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Autism Shares Risk Genes with Major Psychiatric Disorders

Autism, ADHD, schizophrenia, major depression and bipolar disorder appear to share genetic risk factors
March 01, 2013

A “Top Ten Advances in Autism Research 2013” Selection
See all the year’s “Top Ten” here.

Parents and autism specialists have long reported that many children and adults with autism also struggle with attention deficit-hyperactivity disorder (ADHD), depression or both. Now researchers have found shared genetic risk factors between autism, ADHD, schizophrenia, major depression and bipolar disorder. The findings come out of the largest-ever genetic study of neurodevelopmental disorders and psychiatric illnesses. It appears online in the journal Lancet.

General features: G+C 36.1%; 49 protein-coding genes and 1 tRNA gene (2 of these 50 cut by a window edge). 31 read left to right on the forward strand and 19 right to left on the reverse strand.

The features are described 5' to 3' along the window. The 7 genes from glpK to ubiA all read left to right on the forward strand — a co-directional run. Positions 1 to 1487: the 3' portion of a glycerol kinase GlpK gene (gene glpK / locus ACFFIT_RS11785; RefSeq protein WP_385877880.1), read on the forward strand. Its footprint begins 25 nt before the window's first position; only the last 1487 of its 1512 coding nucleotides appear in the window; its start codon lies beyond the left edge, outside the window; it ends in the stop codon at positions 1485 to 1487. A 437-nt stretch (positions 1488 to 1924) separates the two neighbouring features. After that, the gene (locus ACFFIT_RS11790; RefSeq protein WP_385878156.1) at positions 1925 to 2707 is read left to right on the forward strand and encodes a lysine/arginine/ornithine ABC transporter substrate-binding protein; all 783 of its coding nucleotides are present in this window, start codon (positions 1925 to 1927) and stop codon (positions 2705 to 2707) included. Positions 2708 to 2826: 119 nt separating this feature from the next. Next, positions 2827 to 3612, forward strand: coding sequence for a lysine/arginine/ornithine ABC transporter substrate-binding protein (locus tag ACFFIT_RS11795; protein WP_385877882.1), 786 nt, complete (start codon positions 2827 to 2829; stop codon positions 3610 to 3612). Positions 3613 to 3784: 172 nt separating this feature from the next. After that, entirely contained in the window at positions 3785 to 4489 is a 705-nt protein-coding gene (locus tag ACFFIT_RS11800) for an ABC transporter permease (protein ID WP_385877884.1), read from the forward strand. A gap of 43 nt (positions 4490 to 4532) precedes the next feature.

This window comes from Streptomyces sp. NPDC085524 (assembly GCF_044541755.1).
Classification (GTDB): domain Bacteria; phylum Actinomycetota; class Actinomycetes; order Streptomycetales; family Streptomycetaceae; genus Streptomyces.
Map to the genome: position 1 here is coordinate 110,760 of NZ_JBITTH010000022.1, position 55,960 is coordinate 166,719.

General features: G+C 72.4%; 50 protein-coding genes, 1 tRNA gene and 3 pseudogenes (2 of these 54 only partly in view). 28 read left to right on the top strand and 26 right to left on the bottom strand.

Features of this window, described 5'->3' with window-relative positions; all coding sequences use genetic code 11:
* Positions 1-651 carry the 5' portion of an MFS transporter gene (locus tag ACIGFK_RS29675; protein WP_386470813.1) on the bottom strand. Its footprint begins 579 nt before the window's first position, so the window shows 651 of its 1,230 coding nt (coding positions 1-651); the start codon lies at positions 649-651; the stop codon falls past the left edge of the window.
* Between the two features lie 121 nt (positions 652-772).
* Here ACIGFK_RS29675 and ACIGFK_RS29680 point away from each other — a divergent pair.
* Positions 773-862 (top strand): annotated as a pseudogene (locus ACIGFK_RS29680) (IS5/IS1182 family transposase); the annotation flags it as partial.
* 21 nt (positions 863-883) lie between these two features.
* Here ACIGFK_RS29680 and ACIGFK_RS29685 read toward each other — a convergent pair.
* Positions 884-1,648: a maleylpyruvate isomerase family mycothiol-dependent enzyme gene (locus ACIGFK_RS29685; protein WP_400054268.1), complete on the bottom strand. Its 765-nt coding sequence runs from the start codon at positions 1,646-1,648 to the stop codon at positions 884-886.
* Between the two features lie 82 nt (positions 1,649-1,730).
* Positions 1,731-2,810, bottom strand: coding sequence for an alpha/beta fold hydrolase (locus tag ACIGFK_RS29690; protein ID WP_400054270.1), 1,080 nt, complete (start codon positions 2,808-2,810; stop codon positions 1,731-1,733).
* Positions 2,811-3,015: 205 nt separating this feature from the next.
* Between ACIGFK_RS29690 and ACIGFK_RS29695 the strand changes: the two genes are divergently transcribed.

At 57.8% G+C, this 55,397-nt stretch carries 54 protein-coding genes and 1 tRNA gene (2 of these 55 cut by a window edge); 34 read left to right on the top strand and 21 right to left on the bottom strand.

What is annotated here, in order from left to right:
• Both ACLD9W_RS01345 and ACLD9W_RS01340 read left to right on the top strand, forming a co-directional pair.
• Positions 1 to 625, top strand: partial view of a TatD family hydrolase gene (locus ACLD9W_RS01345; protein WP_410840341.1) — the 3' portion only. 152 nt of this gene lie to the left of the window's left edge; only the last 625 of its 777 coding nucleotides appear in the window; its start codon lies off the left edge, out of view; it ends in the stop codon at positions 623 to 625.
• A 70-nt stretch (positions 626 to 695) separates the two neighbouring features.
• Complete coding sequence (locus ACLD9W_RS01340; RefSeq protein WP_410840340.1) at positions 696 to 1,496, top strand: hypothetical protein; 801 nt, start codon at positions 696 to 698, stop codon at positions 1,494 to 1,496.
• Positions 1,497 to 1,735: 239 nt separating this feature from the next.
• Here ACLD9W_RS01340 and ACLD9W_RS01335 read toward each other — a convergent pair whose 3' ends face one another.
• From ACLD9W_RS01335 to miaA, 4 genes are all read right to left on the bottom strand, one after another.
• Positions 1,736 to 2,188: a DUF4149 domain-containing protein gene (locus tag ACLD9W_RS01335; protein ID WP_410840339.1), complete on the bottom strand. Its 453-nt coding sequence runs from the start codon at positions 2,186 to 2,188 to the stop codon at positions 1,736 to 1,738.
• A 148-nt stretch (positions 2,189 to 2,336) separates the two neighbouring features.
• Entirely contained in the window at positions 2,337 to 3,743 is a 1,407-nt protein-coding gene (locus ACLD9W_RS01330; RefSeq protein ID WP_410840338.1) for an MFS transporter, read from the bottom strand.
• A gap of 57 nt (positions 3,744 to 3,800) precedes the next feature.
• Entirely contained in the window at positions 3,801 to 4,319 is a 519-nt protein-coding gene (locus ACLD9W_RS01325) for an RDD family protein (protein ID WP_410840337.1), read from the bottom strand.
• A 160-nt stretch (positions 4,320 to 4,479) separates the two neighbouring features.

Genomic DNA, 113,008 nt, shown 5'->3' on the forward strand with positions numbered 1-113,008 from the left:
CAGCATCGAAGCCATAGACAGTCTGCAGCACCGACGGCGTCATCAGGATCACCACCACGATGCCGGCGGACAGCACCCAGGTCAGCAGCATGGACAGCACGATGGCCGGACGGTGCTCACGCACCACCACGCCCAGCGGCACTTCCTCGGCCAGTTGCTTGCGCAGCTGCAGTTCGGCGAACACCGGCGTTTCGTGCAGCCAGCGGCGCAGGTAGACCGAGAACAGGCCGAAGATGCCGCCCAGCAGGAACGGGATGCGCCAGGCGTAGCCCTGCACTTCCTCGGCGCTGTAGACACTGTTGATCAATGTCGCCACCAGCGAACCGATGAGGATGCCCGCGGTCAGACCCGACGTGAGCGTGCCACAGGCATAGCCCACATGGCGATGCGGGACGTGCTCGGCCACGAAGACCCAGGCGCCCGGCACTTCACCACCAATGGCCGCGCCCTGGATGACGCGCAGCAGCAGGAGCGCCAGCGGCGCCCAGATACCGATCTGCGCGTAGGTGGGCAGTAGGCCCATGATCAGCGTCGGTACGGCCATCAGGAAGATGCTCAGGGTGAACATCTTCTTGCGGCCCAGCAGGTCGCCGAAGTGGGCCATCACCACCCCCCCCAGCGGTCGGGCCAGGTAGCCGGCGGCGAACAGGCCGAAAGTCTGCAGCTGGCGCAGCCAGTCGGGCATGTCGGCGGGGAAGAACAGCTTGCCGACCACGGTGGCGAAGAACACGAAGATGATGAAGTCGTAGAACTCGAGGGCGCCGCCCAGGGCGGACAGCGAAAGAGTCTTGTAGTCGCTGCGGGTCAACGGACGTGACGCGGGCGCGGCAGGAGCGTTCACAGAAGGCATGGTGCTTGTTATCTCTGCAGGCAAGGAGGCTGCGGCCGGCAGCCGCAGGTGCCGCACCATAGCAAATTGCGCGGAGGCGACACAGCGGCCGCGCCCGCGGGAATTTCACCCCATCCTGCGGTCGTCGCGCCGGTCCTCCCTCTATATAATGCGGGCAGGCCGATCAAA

The researchers looked at genetic information on more than 60,000 people of mostly European ancestry. In doing so, they found that changes, or mutations, in four distinct genetic areas were significantly more common in people with any one of these five disorders of brain function. Two of the alterations were in genes that appear to be involved in balancing calcium levels in brain cells. (Calcium plays a role in communication between cells.)

“This is a noteworthy study long in the making,” says Andy Shih, Ph.D., Autism Speaks senior vice president of scientific affairs. “It confirms many of the ideas that have been advanced in recent years and points to opportunities to development novel treatments based on shared biological pathways." The study used some genetic samples from Autism Speaks Autism Genetic Resource Exchange and Autism Genome Project.